Wimbledon Is Canceled as Britain Remains on Lockdown

Wimbledon, the oldest Grand Slam tennis tournament and a cultural institution in Britain, will not be held in 2020, becoming the latest major sporting event disrupted by the coronavirus outbreak.

The cancellation, announced on Wednesday, was the first in 75 years for Wimbledon, which was founded in 1877 and had previously been called off only during World War I and World War II. But the pandemic caused the tournament’s leadership to cancel this year’s edition, which was scheduled from June 29 to July 12. The decision also led to the suspension of the preliminary grass-court season, halting all men’s and women’s tour event until July 13.

Britain remains under a lockdown that began last week, banning public gatherings of more than two people, permitting residents to leave their homes only to shop for necessities, to exercise and to travel to work.

“At present there are just no easy options; the way ahead is hard,” said Boris Johnson, the British prime minister, who tested positive for the novel coronavirus last week.

The tournament’s organizers said that the restrictions on large gatherings, travel and the strain on medical services made it impossible to prepare for the tournament properly without putting people at risk.

Postponing the tournament was ruled out, even as the government restrictions will be reviewed later this month. Organizers at the All England Club, which stages Wimbledon, felt they would be unable to properly prepare for the event at any point this summer, and they wanted to give certainty to players and others in the sport without making them wait.

“It is a measure of this global crisis that it is ultimately the right decision to cancel this year’s Championships, and instead concentrate on how we can use the breadth of Wimbledon’s resources to help those in our local communities and beyond,” said Ian Hewitt, the chairman of the All England Club.

The club’s leaders had already ruled out playing Wimbledon without spectators and were leery of a postponement because of the narrow scheduling window for grass-court tennis.

Wimbledon has always been played on grass, which was once tennis’s most common playing surface but has long since been superseded by clay and synthetic hardcourts. The tournament has maintained its prestige and relevance, however, and its cancellation is a major blow to professional tennis, stripping the sport of one of its biggest showcases and depriving players of a significant earning opportunity.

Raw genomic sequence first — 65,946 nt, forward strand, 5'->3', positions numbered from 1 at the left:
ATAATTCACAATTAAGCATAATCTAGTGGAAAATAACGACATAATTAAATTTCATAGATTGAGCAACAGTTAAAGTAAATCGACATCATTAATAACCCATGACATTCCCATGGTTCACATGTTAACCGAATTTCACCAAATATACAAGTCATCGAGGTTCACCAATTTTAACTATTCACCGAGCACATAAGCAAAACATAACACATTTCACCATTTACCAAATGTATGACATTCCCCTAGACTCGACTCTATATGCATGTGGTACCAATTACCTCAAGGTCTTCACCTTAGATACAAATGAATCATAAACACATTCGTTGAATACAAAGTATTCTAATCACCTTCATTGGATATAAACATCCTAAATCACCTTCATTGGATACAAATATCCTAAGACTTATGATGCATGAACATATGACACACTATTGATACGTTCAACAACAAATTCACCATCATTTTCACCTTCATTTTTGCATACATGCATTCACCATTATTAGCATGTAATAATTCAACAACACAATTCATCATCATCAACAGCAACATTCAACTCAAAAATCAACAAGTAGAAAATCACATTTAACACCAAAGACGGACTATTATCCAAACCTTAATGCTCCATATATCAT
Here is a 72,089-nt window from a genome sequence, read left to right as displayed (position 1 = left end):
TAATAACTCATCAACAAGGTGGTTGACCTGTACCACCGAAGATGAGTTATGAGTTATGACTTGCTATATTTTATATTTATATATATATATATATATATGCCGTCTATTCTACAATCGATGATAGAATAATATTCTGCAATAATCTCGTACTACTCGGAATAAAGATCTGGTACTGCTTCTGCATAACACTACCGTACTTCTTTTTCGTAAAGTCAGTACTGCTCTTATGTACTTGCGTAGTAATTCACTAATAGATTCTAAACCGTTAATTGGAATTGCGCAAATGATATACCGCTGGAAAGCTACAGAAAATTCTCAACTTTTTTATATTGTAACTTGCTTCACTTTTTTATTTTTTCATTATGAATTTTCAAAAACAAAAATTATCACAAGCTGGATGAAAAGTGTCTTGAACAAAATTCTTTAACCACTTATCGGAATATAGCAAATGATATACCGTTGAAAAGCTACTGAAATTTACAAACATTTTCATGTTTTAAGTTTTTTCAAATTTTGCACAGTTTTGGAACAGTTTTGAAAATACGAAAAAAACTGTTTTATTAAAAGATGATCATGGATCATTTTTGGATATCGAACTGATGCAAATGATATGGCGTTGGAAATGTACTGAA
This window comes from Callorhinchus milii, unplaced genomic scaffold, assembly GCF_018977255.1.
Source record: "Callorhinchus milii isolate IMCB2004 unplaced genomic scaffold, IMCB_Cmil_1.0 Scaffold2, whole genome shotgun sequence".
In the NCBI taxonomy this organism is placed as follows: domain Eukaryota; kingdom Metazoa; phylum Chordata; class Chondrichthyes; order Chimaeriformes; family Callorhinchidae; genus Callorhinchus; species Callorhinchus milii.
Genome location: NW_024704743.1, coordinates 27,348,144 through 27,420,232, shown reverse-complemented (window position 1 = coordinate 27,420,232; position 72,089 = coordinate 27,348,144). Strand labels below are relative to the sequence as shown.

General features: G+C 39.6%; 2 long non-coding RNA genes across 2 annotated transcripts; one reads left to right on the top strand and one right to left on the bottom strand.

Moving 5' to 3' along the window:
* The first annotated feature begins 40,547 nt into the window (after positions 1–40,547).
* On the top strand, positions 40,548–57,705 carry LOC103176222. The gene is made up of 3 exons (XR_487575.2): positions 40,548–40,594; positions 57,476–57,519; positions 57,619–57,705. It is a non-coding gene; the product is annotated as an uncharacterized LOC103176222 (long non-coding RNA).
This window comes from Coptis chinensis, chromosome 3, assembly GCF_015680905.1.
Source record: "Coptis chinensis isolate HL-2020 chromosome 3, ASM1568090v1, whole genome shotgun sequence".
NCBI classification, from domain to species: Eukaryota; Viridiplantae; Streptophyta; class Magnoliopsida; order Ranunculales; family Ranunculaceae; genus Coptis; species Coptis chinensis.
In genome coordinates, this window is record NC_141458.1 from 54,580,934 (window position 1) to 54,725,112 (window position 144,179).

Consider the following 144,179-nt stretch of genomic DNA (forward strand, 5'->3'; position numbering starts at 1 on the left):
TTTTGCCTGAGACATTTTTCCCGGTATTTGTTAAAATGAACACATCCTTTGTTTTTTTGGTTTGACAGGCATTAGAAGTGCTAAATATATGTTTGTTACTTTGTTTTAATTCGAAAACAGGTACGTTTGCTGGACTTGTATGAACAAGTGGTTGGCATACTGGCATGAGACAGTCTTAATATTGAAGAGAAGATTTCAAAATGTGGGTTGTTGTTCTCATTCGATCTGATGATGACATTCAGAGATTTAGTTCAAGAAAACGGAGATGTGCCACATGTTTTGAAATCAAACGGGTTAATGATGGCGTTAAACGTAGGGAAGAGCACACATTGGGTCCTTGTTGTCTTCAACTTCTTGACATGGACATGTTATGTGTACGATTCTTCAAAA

Total prize money at Wimbledon in 2019 was 38 million pounds (about $47.3 million at the current exchange rate).

“Wimbledon is the one event that transcends tennis in a lot of ways,” said Patrick McEnroe, the ESPN commentator and former leading professional who has tested positive for the coronavirus. “It’s because of the history and their ability over the years to adapt. It’s an anachronism, but they have found a way to really balance the tradition and the history of the game with being progressive, so you know they don’t take this type of decision lightly. It just tells you the magnitude of what we’re facing especially for them to do it this early: three months out.”

Wimbledon is the first Grand Slam tournament to be canceled because of the coronavirus. The Australian Open was already played, with Novak Djokovic of Serbia winning the men’s singles title and Sofia Kenin of the United States winning the women’s singles title. Djokovic is also the reigning Wimbledon men’s champion; Simona Halep is the women’s.

The organizers of the French Open, the clay-court event in Paris that usually precedes Wimbledon, have shifted their tournament to a Sept. 20 start date. But because of resistance from players and the leaders of the men’s and women’s tours, the organizers may be obliged to alter those plans.

The United States Open, normally the last Grand Slam played each year, remains scheduled for Aug. 24 to Sept. 13, but its leaders are also exploring the possibility of postponement. The United States Tennis Association said Wednesday that it was honing its plans and preparing for contingencies. Meanwhile, part of the Billie Jean King National Tennis Center is converting to an emergency 350-bed hospital.

But Wimbledon’s leadership chose to act quickly and decisively. Unlike nearly every other tennis tournament, it has cancellation insurance that will cover some of its losses during the pandemic. The All England Club also has considerable reserves.

According to the most recent figures available, from the fiscal year ending July 31, 2018, Wimbledon reportedly generated revenue of 256.7 million pounds and a pretax profit of 39.7 million pounds. Approximately 37 million of that was provided as funding to the Lawn Tennis Association, the governing body for the sport in Britain.

Wimbledon was last canceled from 1940 to ’45, during World War II. The decision not to play the tournament this year could have repercussions in the record books.

It eliminates the possibility that Djokovic, the world’s No. 1 men’s player, will complete a calendar Grand Slam this year by winning all four major tournaments.

It also means that Roger Federer and Serena Williams will not be able to play in the major tournament that best suits their games and their chances of winning at this late stage of their careers.

Federer, who had arthroscopic knee surgery in February and has been planning to play in Halle, Germany, in early June, has won eight Wimbledon singles titles and a men’s record 20 Grand Slam singles titles, one more than Rafael Nadal’s 19. Williams has won seven Wimbledon singles titles and 23 Grand Slam singles titles, one short of Margaret Court’s record.

Federer and Williams will each turn 39 this year, and it is unclear whether they will still be playing when Wimbledon resumes in 2021.

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